Tips on using trend-lines to trade forex




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Tips on using trend-lines to trade forexTips on using trend-lines to trade Forex

One of the principles underpinning the use of technical analysis is that the prices in financial markets move in trends. To illustrate this technicians draw trend-lines on charts to reflect the direction of the underlying trend. An example is shown in the chart of euro-yen below which is trending up and has an up-trend line drawn in black on it.

Trend-lines act as important areas of support and resistance. For example, in a bull market falling prices will often stop at a trend-line and find support there because buyers start to buy expecting prices to recover and the trend to continue. Likewise rising prices in a bear market will oftentimes meet resistance at a trend-line and usually stop at that level before resuming their down-trend. This is also illustrated in the chart above which shows how the trend-line acts as a support level several times, first on August 3 rd. then on August 13 th and then again on September 5 th .

Trend-lines can change their roles over time, starting out as levels of support in an uptrend but then after being broken changing to levels of resistance. This is why experienced technicians often do not remove old trend-lines from their charts even after they have been broken.

This duality is illustrated in the diagram below which shows a trend-line drawn on a 4-hour chart of Eurodollar, which initially operates in a traditional way as a support level but is then broken at the end of October and becomes a resistance level at the point marked ‘X’ in the top right hand part of the chart, when there is a throwback after the break of trend.

How to Draw Trend-lines

A proper trend-line has to connect two or more peaks or troughs; otherwise it will be drawn in space and will have no significance.

One other important consideration is that the trend-line should as far as possible reflect the underlying trend. There is no point in connecting two troughs if they do not really reflect the trend.

The diagram below illustrates this problem. The price is rising in a series of peaks and troughs. The trend-line for this rally could be drawn as either A or B – both are valid from a purely technical standpoint, but from a reflecting the underlying trend standpoint then A is more accurate than B and so should be used in preference to B.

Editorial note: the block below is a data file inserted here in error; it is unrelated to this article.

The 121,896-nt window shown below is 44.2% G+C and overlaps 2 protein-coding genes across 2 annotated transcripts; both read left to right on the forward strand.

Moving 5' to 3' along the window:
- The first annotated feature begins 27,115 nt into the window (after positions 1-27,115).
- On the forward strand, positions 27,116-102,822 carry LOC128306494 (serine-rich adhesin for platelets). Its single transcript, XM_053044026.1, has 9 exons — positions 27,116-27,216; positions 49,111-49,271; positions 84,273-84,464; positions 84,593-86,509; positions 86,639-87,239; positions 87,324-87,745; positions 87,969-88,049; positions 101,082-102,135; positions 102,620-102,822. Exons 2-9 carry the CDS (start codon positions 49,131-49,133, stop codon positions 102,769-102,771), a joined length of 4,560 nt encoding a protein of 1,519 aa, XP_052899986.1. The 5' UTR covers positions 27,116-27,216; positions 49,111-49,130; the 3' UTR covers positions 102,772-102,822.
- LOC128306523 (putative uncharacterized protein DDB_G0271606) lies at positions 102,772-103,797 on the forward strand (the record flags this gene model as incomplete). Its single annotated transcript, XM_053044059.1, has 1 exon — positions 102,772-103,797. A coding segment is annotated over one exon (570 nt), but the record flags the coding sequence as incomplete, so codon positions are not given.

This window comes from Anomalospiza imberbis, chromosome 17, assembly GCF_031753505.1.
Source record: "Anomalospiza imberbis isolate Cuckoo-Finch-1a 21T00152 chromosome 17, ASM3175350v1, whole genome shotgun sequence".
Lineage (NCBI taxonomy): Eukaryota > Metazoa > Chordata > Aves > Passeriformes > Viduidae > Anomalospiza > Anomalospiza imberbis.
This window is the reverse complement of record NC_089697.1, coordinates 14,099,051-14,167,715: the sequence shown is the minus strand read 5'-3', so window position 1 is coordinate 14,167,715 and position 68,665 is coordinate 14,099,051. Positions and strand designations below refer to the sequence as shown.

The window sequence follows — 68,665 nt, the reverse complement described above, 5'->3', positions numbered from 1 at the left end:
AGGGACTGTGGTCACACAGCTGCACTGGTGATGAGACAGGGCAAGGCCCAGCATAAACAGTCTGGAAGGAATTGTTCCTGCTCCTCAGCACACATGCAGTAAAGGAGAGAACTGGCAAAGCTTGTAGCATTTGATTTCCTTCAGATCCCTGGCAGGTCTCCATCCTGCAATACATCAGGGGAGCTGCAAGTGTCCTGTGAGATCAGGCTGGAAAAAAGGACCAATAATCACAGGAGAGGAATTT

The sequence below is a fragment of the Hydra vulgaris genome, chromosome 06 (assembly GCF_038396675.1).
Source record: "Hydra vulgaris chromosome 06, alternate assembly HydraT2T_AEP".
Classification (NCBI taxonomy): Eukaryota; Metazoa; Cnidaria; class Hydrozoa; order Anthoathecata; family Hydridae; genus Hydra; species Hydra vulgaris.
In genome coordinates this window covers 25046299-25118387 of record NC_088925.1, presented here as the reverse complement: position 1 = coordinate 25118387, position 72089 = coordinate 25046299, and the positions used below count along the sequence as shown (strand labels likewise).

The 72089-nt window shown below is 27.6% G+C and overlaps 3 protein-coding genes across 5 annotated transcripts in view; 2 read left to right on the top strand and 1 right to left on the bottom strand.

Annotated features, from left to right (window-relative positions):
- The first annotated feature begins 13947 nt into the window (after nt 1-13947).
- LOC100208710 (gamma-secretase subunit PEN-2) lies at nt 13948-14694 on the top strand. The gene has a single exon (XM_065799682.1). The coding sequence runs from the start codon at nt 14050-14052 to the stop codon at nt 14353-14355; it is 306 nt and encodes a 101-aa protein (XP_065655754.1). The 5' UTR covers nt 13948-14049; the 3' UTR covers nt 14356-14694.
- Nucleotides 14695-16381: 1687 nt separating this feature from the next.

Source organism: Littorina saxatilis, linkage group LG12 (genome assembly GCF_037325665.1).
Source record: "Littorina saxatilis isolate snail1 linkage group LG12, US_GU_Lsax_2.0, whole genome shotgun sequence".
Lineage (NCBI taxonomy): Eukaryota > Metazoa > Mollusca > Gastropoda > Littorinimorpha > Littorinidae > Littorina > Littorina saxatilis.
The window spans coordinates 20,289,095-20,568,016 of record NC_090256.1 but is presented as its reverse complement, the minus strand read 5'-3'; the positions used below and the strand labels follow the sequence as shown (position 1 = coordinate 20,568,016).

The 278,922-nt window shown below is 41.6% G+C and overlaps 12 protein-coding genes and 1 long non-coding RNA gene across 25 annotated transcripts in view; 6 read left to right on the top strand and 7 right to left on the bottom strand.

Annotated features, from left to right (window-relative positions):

Corrective Fan Principle

When a trend-line is broken and a new trend-line is drawn at the point of the new peak or trough it shows deterioration in the strength of the trend. If this happens three times then according to the ‘Corrective Fan Principle’ it signals the end of the trend. This is a useful rule to use to determine when a trend may have completed and a new trend is beginning.

This principle is clearly shown on a chart of EUR/USD below. The chart shows a new uptrend beginning in June 2010 and a trend-line is drawn to reflect this. The trend-line is broken, however, by the correction in November 2011 and a new trend-line is drawn – No 2. Finally this trend-line is broken in July 2011 and trend-line No 3 is drawn. This is finally broken at the beginning of September 2011, at which point it could be argued the trend has died and a new down-trend has begun instead.

Best Indicators to combine with

Trend-lines work best when combined with other technical analysis tools. The use of horizontal support and resistance lines, for example, can be particularly fruitful as it provides a sort of ‘grid’ of support and resistance levels off which the price often bounces.

Trend-lines work particularly well in conjunction with price patterns too, especially when it comes to reinforcing trend-line breaks and signalling reversals of the trend. The combination of a break of trend-line and at the same time a break of the neckline of a double top or Head and Shoulders pattern provides a strong signal to take action.

In the chart below the combination of resistance from a down-sloping trend-line ‘A’ and the triangular price pattern signals the probability of a reversal in trend when the trend-line ‘B’ is broken at point ‘C’.

Another technique which works well with Trend-lines is Japanese candlestick analysis. which can give useful clues as to how price will react when it reaches a trend-line. For example, it a hammer forms on a trend-line then it is likely that the trend-line will act as support and lead to a bounce, if however, the price action simply continues through the trend-line without forming any kind of reversal candlestick then it is more likely that a trend-line break is in progress.

The chart above shows how well candlesticks can work with trend-lines to illuminate areas of support or resistance. Points a, b, c and d show candlestick pattern which lie on or close to the trend-line. Patterns a, b and d are hammer candlesticks whilst c shows a bullish engulfing. They all lead to recovery moves and a continuation of the uptrend.

Hopefully this article has been useful in highlighting how a simple technique can be used to great effect. The modest trend-line is one such tool which despite being rather old-fashioned nevertheless continues to prove it is a classic in both its continued utility as well as its beauty and simplicity.